Most Cities Evict Their Homeless Before Big Events. Philly Is Trying Something New.

Terrell Caldwell, a homeless man, sitting outside the Free Library of Philadelphia in 2013 CREDIT: AP PHOTO/MATT ROURKE
Terrell Caldwell, a homeless man, sitting outside the Free Library of Philadelphia in 2013 CREDIT: AP PHOTO/MATT ROURKE

This week, tens of thousands of people will converge on Philadelphia to attend the Democratic National Convention. They’ll swarm a city that is home to roughly 670 people currently living without shelter.

In other cities, the potential clash between swelling crowds on the streets and people who may call those streets home has been handled by simply pushing the homeless aside. When San Francisco hosted the Super Bowl in February, it relocated homeless people from particular areas, with some homeless people reporting that their belongings were confiscated, and while it said it would give them slots at a shelter, the shelter already had a huge waiting list. When the Pope came to visit New York City, the city swept nearby homeless encampments and threatened to ticket and arrest anyone who didn’t leave.

Before hosting the Republican National Convention last week, Cleveland, Ohio enacted new restrictions that effectively criminalized being homeless near the convention center. The ACLU successfully challenged the rules on behalf of a homeless advocacy group.

Philadelphia, however, is taking a very different approach.

I think we have a fairly good system in place.

Rather than rely on crackdowns and arrests, the city has spent recent weeks ramping up outreach efforts and offering resources to open up 110 new beds for any homeless people who want to come inside during the chaos of the convention.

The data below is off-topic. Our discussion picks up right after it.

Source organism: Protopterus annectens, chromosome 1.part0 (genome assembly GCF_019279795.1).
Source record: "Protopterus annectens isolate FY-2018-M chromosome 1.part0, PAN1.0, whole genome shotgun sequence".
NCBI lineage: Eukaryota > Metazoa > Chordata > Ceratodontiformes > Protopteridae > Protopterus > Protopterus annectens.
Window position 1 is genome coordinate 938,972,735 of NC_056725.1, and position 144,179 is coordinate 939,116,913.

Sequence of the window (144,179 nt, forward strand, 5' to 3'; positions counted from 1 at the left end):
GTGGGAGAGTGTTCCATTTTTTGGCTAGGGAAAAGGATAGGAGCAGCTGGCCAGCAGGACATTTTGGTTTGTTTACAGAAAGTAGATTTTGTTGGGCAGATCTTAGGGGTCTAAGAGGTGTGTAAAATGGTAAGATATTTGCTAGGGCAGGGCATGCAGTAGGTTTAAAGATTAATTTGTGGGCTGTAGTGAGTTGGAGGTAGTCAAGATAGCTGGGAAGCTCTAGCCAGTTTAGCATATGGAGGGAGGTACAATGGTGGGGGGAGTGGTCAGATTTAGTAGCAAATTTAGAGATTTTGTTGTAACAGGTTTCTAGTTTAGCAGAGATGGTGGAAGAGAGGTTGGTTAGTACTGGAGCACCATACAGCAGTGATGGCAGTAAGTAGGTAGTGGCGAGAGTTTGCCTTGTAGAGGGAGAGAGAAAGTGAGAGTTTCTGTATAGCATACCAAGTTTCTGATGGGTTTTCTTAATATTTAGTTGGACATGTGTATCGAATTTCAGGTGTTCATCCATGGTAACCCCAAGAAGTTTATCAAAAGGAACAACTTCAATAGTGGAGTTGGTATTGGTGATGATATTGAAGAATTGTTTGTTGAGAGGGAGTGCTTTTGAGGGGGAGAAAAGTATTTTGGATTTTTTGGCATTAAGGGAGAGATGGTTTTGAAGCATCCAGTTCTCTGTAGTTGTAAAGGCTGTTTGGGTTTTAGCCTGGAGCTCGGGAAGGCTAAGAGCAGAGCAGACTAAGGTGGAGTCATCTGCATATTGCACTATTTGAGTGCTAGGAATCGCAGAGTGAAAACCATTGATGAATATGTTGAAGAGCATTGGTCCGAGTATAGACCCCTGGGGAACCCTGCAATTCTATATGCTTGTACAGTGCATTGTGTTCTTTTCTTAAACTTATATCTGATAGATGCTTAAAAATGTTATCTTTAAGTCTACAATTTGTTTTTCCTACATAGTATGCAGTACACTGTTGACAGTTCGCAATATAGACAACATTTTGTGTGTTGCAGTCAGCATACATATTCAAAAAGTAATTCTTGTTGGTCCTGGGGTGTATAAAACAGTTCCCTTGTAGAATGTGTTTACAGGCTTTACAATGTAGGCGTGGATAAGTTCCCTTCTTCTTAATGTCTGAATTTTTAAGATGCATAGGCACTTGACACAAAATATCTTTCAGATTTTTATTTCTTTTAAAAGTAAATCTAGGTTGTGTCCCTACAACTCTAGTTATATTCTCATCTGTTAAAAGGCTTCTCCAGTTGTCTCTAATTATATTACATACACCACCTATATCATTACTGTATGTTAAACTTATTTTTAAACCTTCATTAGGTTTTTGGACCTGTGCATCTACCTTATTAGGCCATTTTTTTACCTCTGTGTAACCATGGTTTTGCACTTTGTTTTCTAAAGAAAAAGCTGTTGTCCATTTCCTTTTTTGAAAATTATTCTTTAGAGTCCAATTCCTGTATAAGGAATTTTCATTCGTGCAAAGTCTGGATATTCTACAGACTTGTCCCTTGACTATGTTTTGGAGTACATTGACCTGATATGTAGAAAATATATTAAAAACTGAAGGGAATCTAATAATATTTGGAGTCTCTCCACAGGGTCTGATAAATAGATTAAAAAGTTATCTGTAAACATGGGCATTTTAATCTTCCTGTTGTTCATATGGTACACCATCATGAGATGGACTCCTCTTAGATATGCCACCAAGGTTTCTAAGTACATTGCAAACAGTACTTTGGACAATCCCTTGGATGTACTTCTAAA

The city is partnering with advocates who already work with people on the street. “We’ve been working really closely with the city…to make sure that people are treated humanely and safely,” said Laura Weinbaum of Project HOME, an organization that coordinates outreach to Philadelphia’s homeless.

This more compassionate approach worked well the last time Philadelphia used it, when the Pope visited it on his trip through the United States. The city implemented the same plan for that visit as the one it will use for the DNC. Outreach teams were expanded and often paired with staff from the Department of Behavioral Health or certified formerly homeless peer specialists.

“It was pretty effective,” Weinbaum said. “The time the Pope was here was a pretty major event and pretty stressful and disruptive time for people, but as far as we know there were no involuntary commitments” to shelters.

That experience may set the city up for success this time as well, even if the DNC brings more challenges because it’s unclear which areas will be off limits or overly crowded. “I think we have a fairly good system in place,” she said. “The practice made this a little bit easier.”

And while the extra resources the city is offering are temporary and spurred by a special event, Weinbaum still sees it as a positive step toward helping the homeless community. Many people who go without shelter may find it difficult to make a long-term commitment to coming inside, so being able to do so in a more limited way can ease the transition. “What we have found often with these short-term interventions is they do encourage people to come in in a different way,” she said. “Once people are into the system, if they are interested in the next step and the next step and the next step hopefully that will be made available to them.”


“Our hope is this would be a first step,” she said. “Even if the reason resources became available is because of the DNC, obviously we want to make hay when the sun shines.”